Tracking down source of gas odor...

Small NG heater in the well house. When operating, on occasion get an odor of gas but have had no success at all in finding source of any leak.
Interesting discovery--installed new pilot and safety control valve last year owing to two things--old one had a "wild" pilot that is, of course, inherently unsafe as well as now no longer legal and the final straw was that the old pilot assembly had eroded to point didn't have good flame. Anyway, did that last spring after last of cold weather was open.
The new TC works w/ the safety valve now just peachy keen--went out there the other day after a really windy day (this is SW KS, after all) and the pilot had been blown out. The safety valve had closed since TC was cold w/o the pilot light to keep it warm and there was _no_ odor. This pretty much proves that any leak cannot be in the piping up to the control valve or even as we had thought perhaps in the service line and coming up through the small hole in the slab where the pump entrance line from the well to the tank comes through thought perhaps a pinhole there might let gas migrate along the pipe and follow it up. This result indicates no leaks there.
So, I relit the pilot and again there is now some small odor -- it's not terribly strong but nowhere can I find any leak in the connection from the valve outlet to the pilot/burner...soapy solutions on all the connections show nothing, getting down on belly and sniffing around can find no location w/ any stronger odor. Anybody got any ideas as to how/where this might be traced down????
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I wouldn't trust my nose on that one. I'll bet the well house is too small for there to be enough O2 for the heater.
I'd put an explosive gas/CO detector out there and make sure I wasn't about to blow up the well house. [you'd have to spend some time out there to be harmed by CO-- but keep in mind it *is* accumulative]
Jim
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On 12/17/2012 3:39 PM, Jim Elbrecht wrote:

That's actually not a bad thought, Jim...it is only 8x10 or somesuch and is fairly tight being block. Hadn't thought about it possibly being that but that it doesn't really smell like pure odorant/gas is probably a clue. Of course, store bulk oil and chemical in there too because it's the one place that is kept above freezing outside the house so there's a conflicting set of both petroleum and other chemical odor sources as well (pun not intended; the well is no longer in the well house; only the pressure pump/controls as the well around which it was built didn't last very long).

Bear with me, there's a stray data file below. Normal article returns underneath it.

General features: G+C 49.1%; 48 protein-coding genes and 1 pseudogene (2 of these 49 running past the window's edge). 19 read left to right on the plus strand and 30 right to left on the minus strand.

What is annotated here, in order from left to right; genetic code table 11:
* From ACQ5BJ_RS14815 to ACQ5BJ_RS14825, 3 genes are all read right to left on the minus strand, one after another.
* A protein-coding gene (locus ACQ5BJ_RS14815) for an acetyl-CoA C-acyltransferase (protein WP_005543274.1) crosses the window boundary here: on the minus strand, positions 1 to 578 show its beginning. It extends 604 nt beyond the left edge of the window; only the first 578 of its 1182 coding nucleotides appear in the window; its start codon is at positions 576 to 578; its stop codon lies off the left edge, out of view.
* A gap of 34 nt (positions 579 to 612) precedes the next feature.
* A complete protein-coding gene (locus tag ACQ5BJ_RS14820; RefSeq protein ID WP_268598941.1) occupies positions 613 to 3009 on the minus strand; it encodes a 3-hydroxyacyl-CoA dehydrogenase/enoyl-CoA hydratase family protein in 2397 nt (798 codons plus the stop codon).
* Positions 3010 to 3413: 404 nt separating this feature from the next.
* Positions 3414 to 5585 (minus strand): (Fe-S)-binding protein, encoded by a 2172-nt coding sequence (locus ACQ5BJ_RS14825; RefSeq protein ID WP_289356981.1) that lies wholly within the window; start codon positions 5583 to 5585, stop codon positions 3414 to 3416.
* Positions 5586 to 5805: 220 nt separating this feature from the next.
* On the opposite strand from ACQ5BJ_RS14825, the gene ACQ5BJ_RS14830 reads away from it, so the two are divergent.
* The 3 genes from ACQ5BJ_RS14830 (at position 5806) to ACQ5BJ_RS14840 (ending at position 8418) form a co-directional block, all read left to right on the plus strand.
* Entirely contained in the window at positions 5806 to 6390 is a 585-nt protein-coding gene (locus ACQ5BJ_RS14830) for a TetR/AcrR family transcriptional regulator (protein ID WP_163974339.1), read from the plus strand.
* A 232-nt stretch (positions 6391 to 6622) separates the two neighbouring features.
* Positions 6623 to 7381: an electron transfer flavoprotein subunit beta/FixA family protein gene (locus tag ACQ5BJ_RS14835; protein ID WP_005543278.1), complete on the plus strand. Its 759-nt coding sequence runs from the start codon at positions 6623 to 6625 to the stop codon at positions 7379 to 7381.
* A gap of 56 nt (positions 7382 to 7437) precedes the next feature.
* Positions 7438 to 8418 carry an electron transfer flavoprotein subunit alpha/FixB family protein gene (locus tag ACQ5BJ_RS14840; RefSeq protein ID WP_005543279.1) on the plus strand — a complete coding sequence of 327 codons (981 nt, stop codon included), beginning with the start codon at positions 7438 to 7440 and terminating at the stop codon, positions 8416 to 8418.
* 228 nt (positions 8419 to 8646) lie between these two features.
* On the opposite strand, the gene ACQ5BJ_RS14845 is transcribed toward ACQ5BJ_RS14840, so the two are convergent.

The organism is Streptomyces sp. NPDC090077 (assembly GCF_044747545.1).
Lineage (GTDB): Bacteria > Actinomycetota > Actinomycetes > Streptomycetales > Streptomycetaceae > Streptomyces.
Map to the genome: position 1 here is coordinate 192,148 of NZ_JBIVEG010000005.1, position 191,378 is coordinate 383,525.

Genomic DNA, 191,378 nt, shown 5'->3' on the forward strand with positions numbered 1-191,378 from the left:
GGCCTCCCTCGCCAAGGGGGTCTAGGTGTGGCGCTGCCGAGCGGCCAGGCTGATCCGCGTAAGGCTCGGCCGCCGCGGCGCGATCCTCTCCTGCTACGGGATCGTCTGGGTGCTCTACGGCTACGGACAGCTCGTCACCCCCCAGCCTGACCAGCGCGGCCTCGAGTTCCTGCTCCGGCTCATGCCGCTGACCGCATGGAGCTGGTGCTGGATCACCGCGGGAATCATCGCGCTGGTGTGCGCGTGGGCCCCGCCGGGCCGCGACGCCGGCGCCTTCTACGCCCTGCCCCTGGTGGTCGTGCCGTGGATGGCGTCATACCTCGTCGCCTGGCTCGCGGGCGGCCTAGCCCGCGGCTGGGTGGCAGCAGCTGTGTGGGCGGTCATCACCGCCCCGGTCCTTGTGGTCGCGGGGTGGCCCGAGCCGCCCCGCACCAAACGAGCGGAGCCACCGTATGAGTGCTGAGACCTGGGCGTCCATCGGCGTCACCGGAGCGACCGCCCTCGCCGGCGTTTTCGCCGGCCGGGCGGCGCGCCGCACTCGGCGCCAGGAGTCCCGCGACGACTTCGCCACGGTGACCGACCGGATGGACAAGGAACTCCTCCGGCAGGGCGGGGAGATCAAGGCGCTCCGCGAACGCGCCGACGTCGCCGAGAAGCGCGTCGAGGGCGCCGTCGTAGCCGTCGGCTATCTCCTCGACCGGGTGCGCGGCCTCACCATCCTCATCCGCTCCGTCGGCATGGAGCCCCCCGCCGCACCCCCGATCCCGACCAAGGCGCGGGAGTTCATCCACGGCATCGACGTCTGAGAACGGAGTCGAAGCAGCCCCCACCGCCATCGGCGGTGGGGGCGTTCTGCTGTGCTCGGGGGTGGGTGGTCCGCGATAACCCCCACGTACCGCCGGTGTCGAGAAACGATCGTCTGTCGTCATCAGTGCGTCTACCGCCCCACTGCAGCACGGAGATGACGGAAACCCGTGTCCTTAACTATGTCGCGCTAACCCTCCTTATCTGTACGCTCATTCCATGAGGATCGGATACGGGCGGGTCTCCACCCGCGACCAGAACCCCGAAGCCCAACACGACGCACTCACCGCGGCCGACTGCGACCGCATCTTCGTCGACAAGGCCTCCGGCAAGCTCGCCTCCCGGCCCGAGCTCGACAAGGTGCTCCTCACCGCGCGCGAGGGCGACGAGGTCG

I really don't think it's close to getting to an explosive mixture level, though; this heater has been out there (w/ the wild pilot until this year, even, so I'm sure there have been times when the pilot went out and it still didn't blow even w/ that uncontrolled source) since the early 60s. If it were that high a concentration it would have done it long ago. It's just annoying and leaves one w/ the feel of mayhaps just... :( I'd like to cure it if I can figure out what the cure is--and you may have just hit upon it.
I'll think about how I might introduce some combustion air--leaving one of the jalousie windows ajar would do it I suppose but is a little hard on the thermal envelope. :)
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On 12/17/2012 4:25 PM, dpb wrote:

...
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OK, I did open one just a wee crack this evening...will see how it smells in the morning...
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you can put a plumbers P trap thru the wall.it wil allow makeup air entry but prevent gross loss of warmth
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On 12/17/2012 3:39 PM, Jim Elbrecht wrote:

...
Looked up Code reqm'ts for 100% combustion air internal--for a normally tight dwelling it says 50 cu-ft/1000 Btu; now I'm left wondering what is the capacity of this little heater? Got any ideas on how to guesstimate what that might be? It's a single row of burners roughly a foot long I'm guessing; I'll have to go take more exact measurements. AFAICT there's no ratings on it that are legible any longer, anyways...